In what has been a tough year for Mallee farmers, Taplan cropper Clinton Scholz has managed to capitalise on the few rains he has received, helping him to taking out the top gong for best water use efficiency at last week's Brown's Well Crop Competition.
Mr Scholz's crop of Scepter wheat impressed the 50 people in attendance on the day, with the crop having an estimated 29 kilograms of grain per millimetre of effective rainfall.
He also came third overall in the competition, receiving a score of 82.21 points out of a possible 100. Crops are scored by attendees based on estimated yield, weeds, disease, agronomy, crop achievement and workmanship, with the average scores tallied to produce the overall winner.
Sown dry on May 5, 20 days before an opening rain of 5mm, the crop has had 125.5mm rainfall this year, with 110mm falling during the growing season. The crop was estimated to yield 1.38 tonnes a hectare.
"Water use efficiency isn't necessarily the one you you want to win, because you'd like to have more rain, but we're blessed to be able to do quite a bit on quite little," Mr Scholz said.
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He crops wheat, barley and peas on about 1620ha of owned and sharefarmed land.
"On our northern lands, sand can be on the lower end of the scale but it's really good quality country and can hold onto the moisture," he said.
"There is about a foot and a half of top soil followed by a clay base, which sort of holds the moisture there."
Mr Scholz has been entering into the Brown's Well crop competition for the past seven years. Five years ago, he had the highest water use efficiency, producing an estimated 17.7kg grain/mm rain, with the higher amount this year down to timeliness of falls.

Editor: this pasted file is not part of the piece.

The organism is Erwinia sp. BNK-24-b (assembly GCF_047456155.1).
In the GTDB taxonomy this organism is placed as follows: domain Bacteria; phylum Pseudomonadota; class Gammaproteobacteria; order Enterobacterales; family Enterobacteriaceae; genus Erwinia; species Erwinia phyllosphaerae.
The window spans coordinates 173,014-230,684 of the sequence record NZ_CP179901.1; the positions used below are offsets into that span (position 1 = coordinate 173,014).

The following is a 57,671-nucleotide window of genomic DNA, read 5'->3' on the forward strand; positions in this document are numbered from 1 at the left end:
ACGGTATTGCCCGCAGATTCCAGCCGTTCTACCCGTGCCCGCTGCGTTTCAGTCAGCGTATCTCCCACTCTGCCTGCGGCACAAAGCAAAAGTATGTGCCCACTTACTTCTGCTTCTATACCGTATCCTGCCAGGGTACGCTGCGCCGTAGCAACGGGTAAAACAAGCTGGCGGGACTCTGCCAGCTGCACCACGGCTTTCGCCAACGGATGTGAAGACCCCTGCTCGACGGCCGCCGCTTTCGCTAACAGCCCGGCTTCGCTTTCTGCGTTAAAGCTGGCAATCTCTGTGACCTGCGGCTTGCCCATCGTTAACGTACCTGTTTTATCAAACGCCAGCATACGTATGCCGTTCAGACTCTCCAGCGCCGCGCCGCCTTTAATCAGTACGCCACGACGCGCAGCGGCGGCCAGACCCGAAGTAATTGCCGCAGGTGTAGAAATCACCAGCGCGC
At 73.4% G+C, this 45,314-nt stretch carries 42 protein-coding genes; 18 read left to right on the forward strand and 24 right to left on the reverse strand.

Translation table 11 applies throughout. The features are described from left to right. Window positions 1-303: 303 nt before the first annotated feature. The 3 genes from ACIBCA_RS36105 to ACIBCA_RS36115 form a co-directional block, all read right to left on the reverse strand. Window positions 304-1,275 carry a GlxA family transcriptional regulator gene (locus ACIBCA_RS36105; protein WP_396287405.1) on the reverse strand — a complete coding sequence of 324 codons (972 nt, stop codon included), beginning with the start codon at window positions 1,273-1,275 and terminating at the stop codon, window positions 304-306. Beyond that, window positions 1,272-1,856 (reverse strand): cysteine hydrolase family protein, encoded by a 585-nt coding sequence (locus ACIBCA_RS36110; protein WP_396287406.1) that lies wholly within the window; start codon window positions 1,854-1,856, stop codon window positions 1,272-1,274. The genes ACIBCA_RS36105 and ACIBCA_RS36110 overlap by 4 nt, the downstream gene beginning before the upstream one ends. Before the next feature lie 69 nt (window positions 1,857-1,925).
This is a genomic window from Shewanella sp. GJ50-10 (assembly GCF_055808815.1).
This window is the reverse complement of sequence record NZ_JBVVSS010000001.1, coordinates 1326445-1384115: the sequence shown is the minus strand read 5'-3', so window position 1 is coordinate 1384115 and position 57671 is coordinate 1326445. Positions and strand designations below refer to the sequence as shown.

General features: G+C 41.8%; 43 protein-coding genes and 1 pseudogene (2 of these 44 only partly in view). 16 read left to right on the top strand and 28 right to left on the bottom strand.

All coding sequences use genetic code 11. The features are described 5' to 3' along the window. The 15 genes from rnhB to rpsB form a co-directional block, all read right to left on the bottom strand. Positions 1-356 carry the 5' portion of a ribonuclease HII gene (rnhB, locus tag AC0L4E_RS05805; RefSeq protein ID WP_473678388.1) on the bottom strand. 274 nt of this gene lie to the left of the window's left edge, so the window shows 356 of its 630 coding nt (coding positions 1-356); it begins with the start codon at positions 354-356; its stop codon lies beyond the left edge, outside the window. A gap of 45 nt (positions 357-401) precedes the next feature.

"We didn't get much rain this year, but the bits we did get, fell at exactly the right time, with a couple of 10mm rains in the summer, and then 25mm in June and another 20mm in September," he said.
"Water use efficiency is extra and beyond if rain events are exactly when you need them. You could get the same amount of rain in another season, but it's too early or too late, you don't achieve the same result.
Scott Hyde, Meribah, came fourth in the competition, scoring 81.59 points out of 100 for his 20ha paddock of Borlaug 100 wheat, sown for the first time this year. It was sown at 50kg/ha with a yield estimate of 1.3t/ha.
The remainder of Mr Hyde's wheat program is Katana, sown at 65kg/ha and expected to reap a slightly lower tonnage.
"The Borlaug 100 has performed pretty well this year even though it's been dry (125.5GSR), the crop seems a bit thicker than Katana with big heads and pushing four to five grains wide," he said.
For the third consecutive year, Allawoona croppers Lachie and Kevin Singh, have been named winners of the Brown's Well Crop Competition.
The Singhs' crop of Scepter wheat, sown dry in early June, received a score of 84.8 points, ahead of Bulla Burra, on 82.42 points. The crop was estimated to yield 1.5t/ha.
With 135 millimetre growing season rainfall, and 160mm in total year to-date, Lachie said soil moisture retention was key to his crop performance this year.
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The Singhs have been competing in the Brown's Well crop competition for about 25 years.
"It's a good day out, it's about getting out to see everyone, and it's good to see if someone else is doing something different, and if that has or hasn't worked," Lachie said.
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